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August 3, 2005

Frothing at the Mouth with Doom

The Mac media have all lost their minds lately. Accuracy and facts have been eschewed in favor of wild-assed guessing and shocking attempts at driving readership with fear and bullshit. Apparently they've taken a page out of the American news media's playbook.

What's the latest awful example? The Mighty Mouse. Yesterday, Apple launched a sleek new multi-button mouse with a scrollball. Publications are pissing all over themselves with nonsense like "OMG, it's the end of one-button mice!" and "APPLE IS DYING!!!1one" to draw in ad clicks.

It's not the end of one-button mice; it is a one-button mouse unless you want it to be a four-button mouse. Apple could replace every shipping Pro Mouse with it tomorrow and nobody would notice (except for the scrollball).

Two choice quotes from the dumbest Macworld UK article I've ever read:

Apple's latest product, Mighty Mouse, has a tiny secret - it's another Windows-compatible product from the Cupertino company.

Ugh, no. It's not like the engineers and designers at Apple sat around and said "Hey, let's make a Windows-compatible mouse!" This is a base misunderstanding of how one designs USB mice and keyboards. I'll give you a hint: every other Apple mouse and keyboard to this point has been PC-compatible too! Run for the hills, they're going to make you all use Windows!

When you make a USB keyboard or mouse, you make it comply to the USB Human Interface Device (HID) spec. In the absence of any more advanced driver, a base USB HID driver takes over and any compliant device will just work. This is why any multi-button USB mouse works in Mac OS X. This is why the Mighty Mouse works on Windows; this is also why it only works as a multi-button mouse on older versions of Mac OS X lacking the special driver that lets you program the extra buttons. (The lack of drivers for older versions of OS X isn't going to stop anyone; USB Overdrive will undoubtedly easily fill the same programmability niche Apple's own drivers do.)

Same goes for Bluetooth. When you design a Bluetooth mouse or keyboard, you design it to comply to the Bluetooth's HID protocol. Hence it's no gigantic surprise Apple's Bluetooth keyboards and mice work just fine in Windows.

NPD Group analyst Ross Rubin told the San Francisco Chronicle: "We've seen a pattern of Apple introducing Mac-only products and modifying them later to make them more broadly compatible. But now, the trend is to make them compatible out of the box."

And what products would that be, ya idiot? I can think of the iPod, and... um... err... the iPod. Except the iPod was introduced as a Mac-only product and was later modified to be more broadly compatible.

You could argue AirPort base stations, but they've been Mac- and Windows-compatible from the administration side for a long time. The fact they allow any computer to connect stems from the fact it's a standard communications protocol, not some master plan at 1 Infinite Loop to make every product Windows-compatible.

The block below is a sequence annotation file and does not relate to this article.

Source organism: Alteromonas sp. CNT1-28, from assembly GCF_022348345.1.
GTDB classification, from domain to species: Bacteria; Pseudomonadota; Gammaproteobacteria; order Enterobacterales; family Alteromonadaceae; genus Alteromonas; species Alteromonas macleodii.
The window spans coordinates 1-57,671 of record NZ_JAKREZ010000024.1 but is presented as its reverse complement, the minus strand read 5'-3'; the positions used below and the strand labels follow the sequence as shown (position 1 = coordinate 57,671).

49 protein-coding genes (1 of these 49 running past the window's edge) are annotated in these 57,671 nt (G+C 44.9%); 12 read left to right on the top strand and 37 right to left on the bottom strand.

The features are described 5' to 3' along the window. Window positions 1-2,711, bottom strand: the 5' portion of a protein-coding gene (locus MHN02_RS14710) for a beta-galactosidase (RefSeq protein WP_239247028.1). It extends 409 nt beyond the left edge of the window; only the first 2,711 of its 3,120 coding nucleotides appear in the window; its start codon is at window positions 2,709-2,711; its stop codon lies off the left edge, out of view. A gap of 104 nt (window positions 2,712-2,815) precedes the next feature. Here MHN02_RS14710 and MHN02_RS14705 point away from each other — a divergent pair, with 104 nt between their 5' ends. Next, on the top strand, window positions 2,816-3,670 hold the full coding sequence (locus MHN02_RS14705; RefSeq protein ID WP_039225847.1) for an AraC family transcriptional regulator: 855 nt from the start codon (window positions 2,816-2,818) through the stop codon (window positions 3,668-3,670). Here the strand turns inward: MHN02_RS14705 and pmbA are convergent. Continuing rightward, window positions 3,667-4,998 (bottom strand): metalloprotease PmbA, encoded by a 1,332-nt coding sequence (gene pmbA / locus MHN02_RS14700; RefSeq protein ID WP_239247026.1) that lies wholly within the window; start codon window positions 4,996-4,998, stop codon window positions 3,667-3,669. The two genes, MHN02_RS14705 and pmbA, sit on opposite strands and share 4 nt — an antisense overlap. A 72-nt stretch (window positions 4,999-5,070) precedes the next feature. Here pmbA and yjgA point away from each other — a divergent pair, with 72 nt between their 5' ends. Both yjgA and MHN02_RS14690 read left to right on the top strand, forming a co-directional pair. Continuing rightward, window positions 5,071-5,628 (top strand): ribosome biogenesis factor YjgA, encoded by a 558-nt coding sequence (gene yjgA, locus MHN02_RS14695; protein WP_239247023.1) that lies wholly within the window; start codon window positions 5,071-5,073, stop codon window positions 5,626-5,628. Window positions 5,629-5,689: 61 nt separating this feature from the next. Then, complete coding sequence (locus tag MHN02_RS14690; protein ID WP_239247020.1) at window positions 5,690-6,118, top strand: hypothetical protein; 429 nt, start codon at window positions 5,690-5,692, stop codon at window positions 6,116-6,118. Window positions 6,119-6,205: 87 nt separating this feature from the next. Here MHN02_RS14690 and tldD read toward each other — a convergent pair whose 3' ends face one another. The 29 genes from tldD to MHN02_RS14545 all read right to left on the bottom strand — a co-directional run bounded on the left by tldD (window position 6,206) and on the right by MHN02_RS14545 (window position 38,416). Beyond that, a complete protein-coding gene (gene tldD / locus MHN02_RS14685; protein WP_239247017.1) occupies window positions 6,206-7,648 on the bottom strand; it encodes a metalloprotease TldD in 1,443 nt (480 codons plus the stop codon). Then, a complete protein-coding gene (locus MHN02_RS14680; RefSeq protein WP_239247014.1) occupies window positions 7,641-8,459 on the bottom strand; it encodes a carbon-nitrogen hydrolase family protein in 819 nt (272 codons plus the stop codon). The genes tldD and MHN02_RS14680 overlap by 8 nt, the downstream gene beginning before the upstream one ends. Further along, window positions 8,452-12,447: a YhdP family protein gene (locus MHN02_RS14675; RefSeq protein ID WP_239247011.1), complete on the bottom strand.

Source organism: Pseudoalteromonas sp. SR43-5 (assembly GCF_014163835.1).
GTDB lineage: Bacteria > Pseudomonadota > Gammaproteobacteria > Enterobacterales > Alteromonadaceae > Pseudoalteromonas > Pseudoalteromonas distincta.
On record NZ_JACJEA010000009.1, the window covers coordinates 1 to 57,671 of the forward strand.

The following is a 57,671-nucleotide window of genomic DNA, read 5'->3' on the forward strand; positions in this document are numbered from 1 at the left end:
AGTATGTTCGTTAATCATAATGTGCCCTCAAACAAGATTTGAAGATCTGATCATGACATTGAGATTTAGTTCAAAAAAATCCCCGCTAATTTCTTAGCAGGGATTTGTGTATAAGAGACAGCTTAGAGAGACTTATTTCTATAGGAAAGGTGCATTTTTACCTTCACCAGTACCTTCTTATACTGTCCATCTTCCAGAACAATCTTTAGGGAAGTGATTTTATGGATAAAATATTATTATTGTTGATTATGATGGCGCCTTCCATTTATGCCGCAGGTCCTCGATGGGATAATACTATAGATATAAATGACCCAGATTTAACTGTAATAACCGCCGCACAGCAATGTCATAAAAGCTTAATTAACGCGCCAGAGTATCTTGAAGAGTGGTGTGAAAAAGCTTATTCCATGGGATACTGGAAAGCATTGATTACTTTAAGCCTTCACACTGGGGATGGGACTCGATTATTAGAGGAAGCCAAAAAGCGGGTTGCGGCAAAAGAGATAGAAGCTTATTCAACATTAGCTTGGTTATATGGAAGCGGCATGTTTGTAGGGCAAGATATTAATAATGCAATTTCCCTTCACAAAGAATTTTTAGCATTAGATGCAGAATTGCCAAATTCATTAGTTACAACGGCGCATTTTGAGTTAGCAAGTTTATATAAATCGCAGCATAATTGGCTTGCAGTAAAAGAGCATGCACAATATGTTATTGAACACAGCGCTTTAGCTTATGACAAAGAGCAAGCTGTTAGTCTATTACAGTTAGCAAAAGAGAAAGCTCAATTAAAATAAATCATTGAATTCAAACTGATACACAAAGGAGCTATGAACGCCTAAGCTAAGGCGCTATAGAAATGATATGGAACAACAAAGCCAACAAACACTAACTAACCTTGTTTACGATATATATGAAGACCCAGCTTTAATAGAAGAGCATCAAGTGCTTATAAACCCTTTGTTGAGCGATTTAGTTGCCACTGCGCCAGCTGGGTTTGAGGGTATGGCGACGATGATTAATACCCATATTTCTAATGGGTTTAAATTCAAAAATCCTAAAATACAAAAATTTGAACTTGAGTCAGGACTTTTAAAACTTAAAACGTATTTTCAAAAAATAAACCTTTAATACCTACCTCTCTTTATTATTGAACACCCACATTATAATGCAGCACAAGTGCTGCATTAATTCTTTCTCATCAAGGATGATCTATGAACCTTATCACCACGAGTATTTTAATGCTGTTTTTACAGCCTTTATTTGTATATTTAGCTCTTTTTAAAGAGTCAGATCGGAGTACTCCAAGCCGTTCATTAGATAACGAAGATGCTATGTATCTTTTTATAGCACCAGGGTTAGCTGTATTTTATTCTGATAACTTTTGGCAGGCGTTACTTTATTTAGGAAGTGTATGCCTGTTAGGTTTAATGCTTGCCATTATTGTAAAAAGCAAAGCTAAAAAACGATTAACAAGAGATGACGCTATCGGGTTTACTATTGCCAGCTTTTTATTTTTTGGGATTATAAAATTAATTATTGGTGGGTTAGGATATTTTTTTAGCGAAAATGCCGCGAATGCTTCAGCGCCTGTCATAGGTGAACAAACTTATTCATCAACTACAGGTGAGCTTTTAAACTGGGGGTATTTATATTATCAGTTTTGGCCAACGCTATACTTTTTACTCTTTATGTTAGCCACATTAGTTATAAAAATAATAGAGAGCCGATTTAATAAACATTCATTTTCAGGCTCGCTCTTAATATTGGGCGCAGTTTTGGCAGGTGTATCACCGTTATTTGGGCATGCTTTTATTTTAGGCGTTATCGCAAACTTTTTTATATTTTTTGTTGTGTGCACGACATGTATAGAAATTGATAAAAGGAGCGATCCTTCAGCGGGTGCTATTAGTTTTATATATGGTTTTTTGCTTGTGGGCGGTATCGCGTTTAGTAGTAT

This bright "analyst" could also be referring to Apple's redesigned Cinema Displays, I suppose, but that's bunk too. The Apple Display Connector (ADC), which Apple previously used, was expensive to produce and grew to be only rarely available on after-market video cards. It was also on the market long before DVI LCDs appeared in any quantity; in fact, ADC was initially used to connect CRT displays.

ADC never caught on outside Apple (particularly as many pro users still swear by CRTs still using a standard DB-15 VGA connector) and they were able to cut costs and get up-to-date by switching to DVI. Again, there was no conspiracy at Apple to make Cinema Displays usable on Windows PCs. DVI's a standard and monitors don't need drivers. You hook 'em up, they work.

Wait, wait, I've got it! The increased number of cross-platform products is -- get this -- the iPod mini, the iPod shuffle, and the Mighty Mouse! Oooh, three products, two of which are an extension of an existing line that was already dual-platform, and one which is Windows-compatible by the fact it has to be!

Holy crap, Apple must be going out of business. Call up The Mac Observer and increase the Death Knell Counter; Apple's becoming a peripheral company!

Not.

Is being as stupid as Rob Enderle a requirement to be an analyst these days, or what? Seriously, I would never make an investment based on what some analyst for a research group says. They're so far from reality these days I'm not sure they're within the earth's gravitational pull anymore. Don't let facts get in your way, kids, just make something up to earn that paycheck. "Analyst" and "Analyze" are related for a reason; the idea is to analyze facts and come to a conclusion, not just fart out whatever makes a nice sound bite.

Posted by Colin at August 3, 2005 8:17 AM

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